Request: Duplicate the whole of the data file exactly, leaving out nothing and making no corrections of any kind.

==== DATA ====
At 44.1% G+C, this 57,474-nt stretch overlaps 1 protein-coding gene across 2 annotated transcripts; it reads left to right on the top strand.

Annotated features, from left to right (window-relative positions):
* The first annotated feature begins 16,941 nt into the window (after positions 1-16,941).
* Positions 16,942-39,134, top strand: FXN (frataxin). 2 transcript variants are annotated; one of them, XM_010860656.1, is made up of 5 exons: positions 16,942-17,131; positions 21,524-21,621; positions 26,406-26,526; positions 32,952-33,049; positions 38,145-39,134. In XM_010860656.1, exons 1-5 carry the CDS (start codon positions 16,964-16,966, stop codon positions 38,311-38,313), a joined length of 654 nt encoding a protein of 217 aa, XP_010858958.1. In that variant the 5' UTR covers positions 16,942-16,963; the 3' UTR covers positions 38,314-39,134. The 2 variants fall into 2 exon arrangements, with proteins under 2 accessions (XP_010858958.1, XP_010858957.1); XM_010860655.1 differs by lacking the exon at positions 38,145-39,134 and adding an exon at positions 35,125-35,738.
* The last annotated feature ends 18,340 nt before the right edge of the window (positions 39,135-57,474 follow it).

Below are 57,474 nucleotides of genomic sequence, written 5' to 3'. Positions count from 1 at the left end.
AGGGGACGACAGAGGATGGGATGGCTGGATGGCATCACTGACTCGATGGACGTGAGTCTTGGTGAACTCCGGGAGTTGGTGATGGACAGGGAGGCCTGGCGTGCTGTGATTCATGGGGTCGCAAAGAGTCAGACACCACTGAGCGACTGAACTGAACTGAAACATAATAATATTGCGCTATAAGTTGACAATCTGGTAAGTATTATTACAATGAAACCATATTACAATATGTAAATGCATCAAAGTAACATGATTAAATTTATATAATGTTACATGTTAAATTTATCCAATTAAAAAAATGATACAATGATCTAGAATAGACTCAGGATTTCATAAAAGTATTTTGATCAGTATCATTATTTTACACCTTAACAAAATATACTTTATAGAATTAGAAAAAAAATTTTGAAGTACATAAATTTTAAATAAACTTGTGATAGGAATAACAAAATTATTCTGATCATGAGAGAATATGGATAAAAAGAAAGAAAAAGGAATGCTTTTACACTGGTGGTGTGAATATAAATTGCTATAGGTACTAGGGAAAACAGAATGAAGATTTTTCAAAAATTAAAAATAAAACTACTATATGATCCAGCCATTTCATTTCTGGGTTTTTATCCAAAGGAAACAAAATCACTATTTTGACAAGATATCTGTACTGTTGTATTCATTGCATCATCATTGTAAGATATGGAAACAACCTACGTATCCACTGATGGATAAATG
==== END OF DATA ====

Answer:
At 44.1% G+C, this 57,474-nt stretch overlaps 1 protein-coding gene across 2 annotated transcripts; it reads left to right on the top strand.

Annotated features, from left to right (window-relative positions):
* The first annotated feature begins 16,941 nt into the window (after positions 1-16,941).
* Positions 16,942-39,134, top strand: FXN (frataxin). 2 transcript variants are annotated; one of them, XM_010860656.1, is made up of 5 exons: positions 16,942-17,131; positions 21,524-21,621; positions 26,406-26,526; positions 32,952-33,049; positions 38,145-39,134. In XM_010860656.1, exons 1-5 carry the CDS (start codon positions 16,964-16,966, stop codon positions 38,311-38,313), a joined length of 654 nt encoding a protein of 217 aa, XP_010858958.1. In that variant the 5' UTR covers positions 16,942-16,963; the 3' UTR covers positions 38,314-39,134. The 2 variants fall into 2 exon arrangements, with proteins under 2 accessions (XP_010858958.1, XP_010858957.1); XM_010860655.1 differs by lacking the exon at positions 38,145-39,134 and adding an exon at positions 35,125-35,738.
* The last annotated feature ends 18,340 nt before the right edge of the window (positions 39,135-57,474 follow it).

Below are 57,474 nucleotides of genomic sequence, written 5' to 3'. Positions count from 1 at the left end.
AGGGGACGACAGAGGATGGGATGGCTGGATGGCATCACTGACTCGATGGACGTGAGTCTTGGTGAACTCCGGGAGTTGGTGATGGACAGGGAGGCCTGGCGTGCTGTGATTCATGGGGTCGCAAAGAGTCAGACACCACTGAGCGACTGAACTGAACTGAAACATAATAATATTGCGCTATAAGTTGACAATCTGGTAAGTATTATTACAATGAAACCATATTACAATATGTAAATGCATCAAAGTAACATGATTAAATTTATATAATGTTACATGTTAAATTTATCCAATTAAAAAAATGATACAATGATCTAGAATAGACTCAGGATTTCATAAAAGTATTTTGATCAGTATCATTATTTTACACCTTAACAAAATATACTTTATAGAATTAGAAAAAAAATTTTGAAGTACATAAATTTTAAATAAACTTGTGATAGGAATAACAAAATTATTCTGATCATGAGAGAATATGGATAAAAAGAAAGAAAAAGGAATGCTTTTACACTGGTGGTGTGAATATAAATTGCTATAGGTACTAGGGAAAACAGAATGAAGATTTTTCAAAAATTAAAAATAAAACTACTATATGATCCAGCCATTTCATTTCTGGGTTTTTATCCAAAGGAAACAAAATCACTATTTTGACAAGATATCTGTACTGTTGTATTCATTGCATCATCATTGTAAGATATGGAAACAACCTACGTATCCACTGATGGATAAATG